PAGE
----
According to the tradition Mycenae was founded by Perseus, the son of Zeus and Danae. Tradition relates that Perseus founded Mycenae and used the mythical giants, the Cyclops (giant builders who had but one eye in the middle of their forehead) to built its mighty walls, which are therefore called " cyclopean". The same giants had already built the walls of Tiryns (10 miles away). The last member of the Perseid dynasty was Eurystheus, the king who set his cousin Heracles the famous labors. After the death of Heracles, Eurystheus pursued his descendants into Attica, and there was killed by Lolaus. The Mycenaeans, obeying the Delphic Oracle, summoned Atreus and Theyestes, the two sons of Pelops, in order to choose one of them as king. Atreus won their favor and ascended the throne of Mycenae, however, he quarreled with his brother, who plotted against him with the help of Atreus' wife, Aerope, who was his lover. To avenge himself, Atreus invited him to dinner, where he offered the unsuspecting Thyestes the flesh of his sons"Thyestian Banquet". Thus he brought down on his own head the curse of the gods, thereby blighting his destiny and that of all his offspring Atreus' son.
The tragedy of the Atreids: After the Perseids came the Atreids whose complicated history its trail of vengeance and death has been told by Homer in the Iliad and by Aeschylus, Sophocles and Euripides in their plays. The most well known of this accursed family are:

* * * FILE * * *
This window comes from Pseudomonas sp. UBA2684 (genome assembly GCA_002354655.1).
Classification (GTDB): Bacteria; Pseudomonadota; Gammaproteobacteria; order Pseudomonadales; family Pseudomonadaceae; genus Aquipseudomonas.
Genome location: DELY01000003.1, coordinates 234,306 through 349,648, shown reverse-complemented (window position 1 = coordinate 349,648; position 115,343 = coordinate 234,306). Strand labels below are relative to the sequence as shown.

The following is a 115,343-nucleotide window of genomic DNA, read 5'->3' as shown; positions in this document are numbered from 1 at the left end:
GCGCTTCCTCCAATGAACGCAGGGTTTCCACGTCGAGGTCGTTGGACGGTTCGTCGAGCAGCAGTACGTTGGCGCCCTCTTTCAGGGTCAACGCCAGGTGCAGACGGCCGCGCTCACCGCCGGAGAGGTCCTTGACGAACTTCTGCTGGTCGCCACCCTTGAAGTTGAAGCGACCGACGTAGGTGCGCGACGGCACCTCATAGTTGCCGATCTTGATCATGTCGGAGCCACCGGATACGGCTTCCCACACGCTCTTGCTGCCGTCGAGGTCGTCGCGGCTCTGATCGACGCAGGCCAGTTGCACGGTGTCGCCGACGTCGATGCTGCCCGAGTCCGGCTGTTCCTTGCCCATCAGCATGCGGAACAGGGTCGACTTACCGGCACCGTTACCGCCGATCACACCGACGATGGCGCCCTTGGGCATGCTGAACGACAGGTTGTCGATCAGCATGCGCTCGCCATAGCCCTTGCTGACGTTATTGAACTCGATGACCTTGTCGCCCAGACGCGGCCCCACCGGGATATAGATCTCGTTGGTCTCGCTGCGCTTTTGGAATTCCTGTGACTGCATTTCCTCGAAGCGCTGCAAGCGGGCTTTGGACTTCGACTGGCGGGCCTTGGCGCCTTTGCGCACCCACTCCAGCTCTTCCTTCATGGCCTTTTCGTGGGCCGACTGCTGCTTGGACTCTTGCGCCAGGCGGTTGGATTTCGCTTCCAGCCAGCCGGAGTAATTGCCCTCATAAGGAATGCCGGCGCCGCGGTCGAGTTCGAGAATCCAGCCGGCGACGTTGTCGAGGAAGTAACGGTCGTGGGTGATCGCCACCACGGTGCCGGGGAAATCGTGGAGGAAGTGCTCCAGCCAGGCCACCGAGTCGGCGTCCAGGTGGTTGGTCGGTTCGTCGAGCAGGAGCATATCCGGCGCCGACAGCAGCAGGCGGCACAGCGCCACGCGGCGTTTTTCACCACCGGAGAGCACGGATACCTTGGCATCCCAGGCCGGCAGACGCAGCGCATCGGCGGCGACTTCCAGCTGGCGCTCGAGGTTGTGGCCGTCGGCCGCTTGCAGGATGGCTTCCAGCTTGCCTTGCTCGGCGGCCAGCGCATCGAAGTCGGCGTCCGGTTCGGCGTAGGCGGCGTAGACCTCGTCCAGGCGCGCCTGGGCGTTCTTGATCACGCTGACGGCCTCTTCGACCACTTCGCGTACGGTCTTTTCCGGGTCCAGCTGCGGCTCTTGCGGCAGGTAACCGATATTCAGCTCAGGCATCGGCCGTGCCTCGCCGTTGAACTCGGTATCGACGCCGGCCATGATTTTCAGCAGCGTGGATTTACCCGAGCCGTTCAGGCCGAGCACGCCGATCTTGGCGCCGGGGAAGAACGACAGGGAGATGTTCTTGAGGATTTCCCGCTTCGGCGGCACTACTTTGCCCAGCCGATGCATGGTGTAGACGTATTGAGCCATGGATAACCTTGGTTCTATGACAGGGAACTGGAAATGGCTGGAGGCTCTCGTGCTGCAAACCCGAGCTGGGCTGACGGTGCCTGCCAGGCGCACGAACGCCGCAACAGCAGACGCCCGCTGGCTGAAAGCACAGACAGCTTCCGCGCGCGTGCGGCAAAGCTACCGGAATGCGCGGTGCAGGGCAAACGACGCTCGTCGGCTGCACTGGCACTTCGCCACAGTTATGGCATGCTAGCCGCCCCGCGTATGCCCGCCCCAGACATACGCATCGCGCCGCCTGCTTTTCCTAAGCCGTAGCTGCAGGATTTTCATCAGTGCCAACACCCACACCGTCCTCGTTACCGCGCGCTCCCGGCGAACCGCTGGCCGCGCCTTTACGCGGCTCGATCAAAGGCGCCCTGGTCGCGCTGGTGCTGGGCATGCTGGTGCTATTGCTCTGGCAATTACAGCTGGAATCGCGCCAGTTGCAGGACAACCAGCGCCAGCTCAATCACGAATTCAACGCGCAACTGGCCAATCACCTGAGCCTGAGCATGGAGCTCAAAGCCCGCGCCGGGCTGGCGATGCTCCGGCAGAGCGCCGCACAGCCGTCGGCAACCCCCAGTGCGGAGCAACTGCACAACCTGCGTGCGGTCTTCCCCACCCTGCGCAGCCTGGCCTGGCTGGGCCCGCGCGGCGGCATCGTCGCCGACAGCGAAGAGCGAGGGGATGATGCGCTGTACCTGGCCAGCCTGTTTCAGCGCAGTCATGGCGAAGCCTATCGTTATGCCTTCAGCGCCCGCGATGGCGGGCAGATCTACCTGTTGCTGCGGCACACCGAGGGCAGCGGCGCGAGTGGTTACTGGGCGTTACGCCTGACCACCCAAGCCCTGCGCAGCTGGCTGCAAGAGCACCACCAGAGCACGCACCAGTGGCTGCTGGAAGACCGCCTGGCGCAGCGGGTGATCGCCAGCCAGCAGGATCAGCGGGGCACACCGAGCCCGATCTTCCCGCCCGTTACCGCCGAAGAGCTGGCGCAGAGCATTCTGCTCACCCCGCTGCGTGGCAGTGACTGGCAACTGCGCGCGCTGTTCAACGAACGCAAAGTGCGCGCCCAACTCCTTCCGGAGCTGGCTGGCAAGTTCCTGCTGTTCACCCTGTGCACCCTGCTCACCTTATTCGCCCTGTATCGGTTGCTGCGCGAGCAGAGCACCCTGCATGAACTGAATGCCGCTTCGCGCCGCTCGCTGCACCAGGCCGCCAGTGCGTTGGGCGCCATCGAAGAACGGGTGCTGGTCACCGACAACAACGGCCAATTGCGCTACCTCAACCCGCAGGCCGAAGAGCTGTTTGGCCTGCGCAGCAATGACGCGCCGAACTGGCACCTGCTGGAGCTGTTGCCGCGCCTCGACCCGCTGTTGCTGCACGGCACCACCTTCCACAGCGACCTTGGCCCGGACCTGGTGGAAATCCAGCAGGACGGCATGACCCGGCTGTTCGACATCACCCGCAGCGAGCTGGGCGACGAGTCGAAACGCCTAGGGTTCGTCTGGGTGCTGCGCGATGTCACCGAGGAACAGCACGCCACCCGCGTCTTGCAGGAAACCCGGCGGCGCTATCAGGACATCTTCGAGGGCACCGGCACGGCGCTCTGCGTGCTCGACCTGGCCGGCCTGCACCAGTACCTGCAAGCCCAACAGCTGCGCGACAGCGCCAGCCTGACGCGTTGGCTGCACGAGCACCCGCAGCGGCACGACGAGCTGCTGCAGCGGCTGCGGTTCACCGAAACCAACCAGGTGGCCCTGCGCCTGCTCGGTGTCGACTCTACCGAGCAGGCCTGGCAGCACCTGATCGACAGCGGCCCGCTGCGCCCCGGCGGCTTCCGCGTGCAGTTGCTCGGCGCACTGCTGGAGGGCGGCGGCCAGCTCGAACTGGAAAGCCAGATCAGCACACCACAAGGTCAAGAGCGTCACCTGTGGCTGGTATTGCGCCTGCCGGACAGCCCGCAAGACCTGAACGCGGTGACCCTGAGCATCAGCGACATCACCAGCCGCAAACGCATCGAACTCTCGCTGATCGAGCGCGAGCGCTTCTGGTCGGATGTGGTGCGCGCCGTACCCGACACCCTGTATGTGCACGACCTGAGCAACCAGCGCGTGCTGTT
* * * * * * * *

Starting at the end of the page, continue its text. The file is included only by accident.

Atreus: son of
who killed the sons of his brother Thyestes
except the younger one and served them to him during
Menelaos: son of Atreus and king of Sparta, whose wife Helen was sedused by Paris, son of Priam, King of Troy, thus provoking the Trojan War.
Agamemnon: Menelaos brother,
King of Mycenae and husband of Clytemnestra,
Helen's sister; he was the leader of the Achaians in the expedition
against Troy, the King of Kings who ordered the sacrifice of
his daughter Iphigenia at Aulida (Evia) to obtain a favorable
Aigisthos: younger son of Thyestes who killed his uncle Atreus to avenge his father's death and became Clytemnestra's lover; she asked him to get rid of Agamemnon, just returned from Troy, and his captive Cassandra, Priam's daughter, known for her gloomy predictions which all refused to believe.
Orestes: son of Agamemnon and Clytemnestra, who was persuaded by his sister Electra to kill Clytemnestra and her lover Aigisthos; he was pursed by the Furies but acquitted on the Areopagos (Court) in Athens by a jury presided over by Athena and then purified by Apollo on the omphalos in Delphi before ascending the throne of Mycenae; he gave his sister Electra in marriage to his faithful friend.
For many years these people were thought to be legendary figures. As a result of Schliemann's discoveries, historians and archaeologists now think that they really existed but that their actions have been transported by the poets, above all by Homer. Mycenae was the richest and most powerful state in the Mediterranean world and had close relations with Crete and even Egypt.Link to Top Destinations in Greece Mycenae Tour